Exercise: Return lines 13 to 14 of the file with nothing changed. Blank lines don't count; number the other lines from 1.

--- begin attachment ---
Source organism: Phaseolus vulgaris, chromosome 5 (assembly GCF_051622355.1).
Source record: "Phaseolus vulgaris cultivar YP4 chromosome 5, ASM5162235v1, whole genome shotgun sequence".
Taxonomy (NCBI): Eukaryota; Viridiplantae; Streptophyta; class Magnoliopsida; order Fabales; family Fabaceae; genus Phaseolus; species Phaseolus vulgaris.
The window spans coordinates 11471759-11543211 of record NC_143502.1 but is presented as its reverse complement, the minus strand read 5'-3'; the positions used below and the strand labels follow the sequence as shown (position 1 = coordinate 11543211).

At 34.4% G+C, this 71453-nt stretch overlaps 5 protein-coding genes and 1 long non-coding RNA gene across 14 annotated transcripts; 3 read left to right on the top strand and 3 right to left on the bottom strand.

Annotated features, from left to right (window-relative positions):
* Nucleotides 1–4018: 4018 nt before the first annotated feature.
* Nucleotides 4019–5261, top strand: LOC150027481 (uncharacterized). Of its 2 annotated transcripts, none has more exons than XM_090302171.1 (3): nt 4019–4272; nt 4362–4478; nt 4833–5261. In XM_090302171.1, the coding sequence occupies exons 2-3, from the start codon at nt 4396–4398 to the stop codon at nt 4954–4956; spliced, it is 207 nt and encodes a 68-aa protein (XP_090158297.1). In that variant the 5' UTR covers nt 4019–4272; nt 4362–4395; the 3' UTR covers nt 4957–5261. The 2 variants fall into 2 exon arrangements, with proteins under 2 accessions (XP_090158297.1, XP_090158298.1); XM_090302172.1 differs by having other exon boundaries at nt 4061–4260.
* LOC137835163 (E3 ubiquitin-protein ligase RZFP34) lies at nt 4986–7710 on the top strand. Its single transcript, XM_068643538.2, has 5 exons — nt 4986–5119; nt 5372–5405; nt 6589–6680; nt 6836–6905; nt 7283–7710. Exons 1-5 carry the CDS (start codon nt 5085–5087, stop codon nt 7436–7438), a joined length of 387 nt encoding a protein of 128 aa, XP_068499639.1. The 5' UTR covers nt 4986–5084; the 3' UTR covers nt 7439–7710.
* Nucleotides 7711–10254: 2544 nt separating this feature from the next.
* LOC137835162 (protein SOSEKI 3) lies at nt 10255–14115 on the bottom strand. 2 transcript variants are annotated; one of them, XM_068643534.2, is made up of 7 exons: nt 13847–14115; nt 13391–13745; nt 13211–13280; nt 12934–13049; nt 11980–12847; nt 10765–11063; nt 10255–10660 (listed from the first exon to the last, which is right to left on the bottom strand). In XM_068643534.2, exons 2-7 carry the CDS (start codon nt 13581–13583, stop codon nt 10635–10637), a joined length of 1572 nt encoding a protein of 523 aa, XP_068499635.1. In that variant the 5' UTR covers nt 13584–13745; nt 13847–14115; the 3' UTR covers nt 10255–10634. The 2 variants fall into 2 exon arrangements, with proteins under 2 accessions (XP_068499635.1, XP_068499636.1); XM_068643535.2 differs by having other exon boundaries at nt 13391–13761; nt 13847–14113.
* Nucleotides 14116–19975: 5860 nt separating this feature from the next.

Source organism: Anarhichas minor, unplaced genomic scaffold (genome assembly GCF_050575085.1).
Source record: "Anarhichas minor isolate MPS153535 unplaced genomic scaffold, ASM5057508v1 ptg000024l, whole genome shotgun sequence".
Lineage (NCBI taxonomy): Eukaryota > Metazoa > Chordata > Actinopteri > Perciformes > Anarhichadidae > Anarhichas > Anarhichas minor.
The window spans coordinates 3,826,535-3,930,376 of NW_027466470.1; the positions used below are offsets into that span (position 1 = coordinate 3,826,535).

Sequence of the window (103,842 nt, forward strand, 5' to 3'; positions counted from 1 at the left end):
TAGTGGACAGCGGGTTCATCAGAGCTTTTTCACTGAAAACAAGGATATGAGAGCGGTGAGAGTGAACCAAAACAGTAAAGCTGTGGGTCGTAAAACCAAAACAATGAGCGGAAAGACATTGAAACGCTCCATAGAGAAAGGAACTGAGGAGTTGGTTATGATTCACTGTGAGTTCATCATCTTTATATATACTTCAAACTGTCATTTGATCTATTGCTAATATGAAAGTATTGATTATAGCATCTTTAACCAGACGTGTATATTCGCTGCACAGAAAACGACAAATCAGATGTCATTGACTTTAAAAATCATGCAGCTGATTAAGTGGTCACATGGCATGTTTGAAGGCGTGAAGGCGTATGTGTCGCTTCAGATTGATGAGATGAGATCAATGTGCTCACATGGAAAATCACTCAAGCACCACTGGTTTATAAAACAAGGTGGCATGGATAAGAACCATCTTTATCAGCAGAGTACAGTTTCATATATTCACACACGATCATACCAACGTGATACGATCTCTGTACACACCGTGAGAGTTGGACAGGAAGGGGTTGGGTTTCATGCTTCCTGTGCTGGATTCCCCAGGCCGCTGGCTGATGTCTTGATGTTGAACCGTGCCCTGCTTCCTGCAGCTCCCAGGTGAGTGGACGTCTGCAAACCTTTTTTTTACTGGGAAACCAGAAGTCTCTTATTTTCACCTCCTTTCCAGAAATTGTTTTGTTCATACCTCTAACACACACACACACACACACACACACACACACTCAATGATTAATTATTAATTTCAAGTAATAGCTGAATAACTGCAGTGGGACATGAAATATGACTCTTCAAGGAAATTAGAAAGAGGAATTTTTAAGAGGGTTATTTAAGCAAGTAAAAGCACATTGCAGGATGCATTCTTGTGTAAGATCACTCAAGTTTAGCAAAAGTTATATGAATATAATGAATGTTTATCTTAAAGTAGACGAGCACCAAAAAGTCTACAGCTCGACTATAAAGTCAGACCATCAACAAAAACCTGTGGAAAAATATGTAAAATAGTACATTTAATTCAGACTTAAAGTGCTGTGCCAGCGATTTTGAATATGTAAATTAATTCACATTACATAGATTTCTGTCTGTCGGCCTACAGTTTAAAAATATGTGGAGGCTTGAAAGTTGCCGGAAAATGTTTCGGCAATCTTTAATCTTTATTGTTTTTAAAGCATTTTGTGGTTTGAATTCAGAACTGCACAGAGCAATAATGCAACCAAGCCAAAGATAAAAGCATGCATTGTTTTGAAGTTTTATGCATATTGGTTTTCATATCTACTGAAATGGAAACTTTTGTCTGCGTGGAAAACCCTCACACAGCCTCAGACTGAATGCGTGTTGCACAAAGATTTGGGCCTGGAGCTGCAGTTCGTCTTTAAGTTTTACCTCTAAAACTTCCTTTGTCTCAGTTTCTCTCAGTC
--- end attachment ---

Source organism: Anarhichas minor, unplaced genomic scaffold (genome assembly GCF_050575085.1).
Source record: "Anarhichas minor isolate MPS153535 unplaced genomic scaffold, ASM5057508v1 ptg000024l, whole genome shotgun sequence".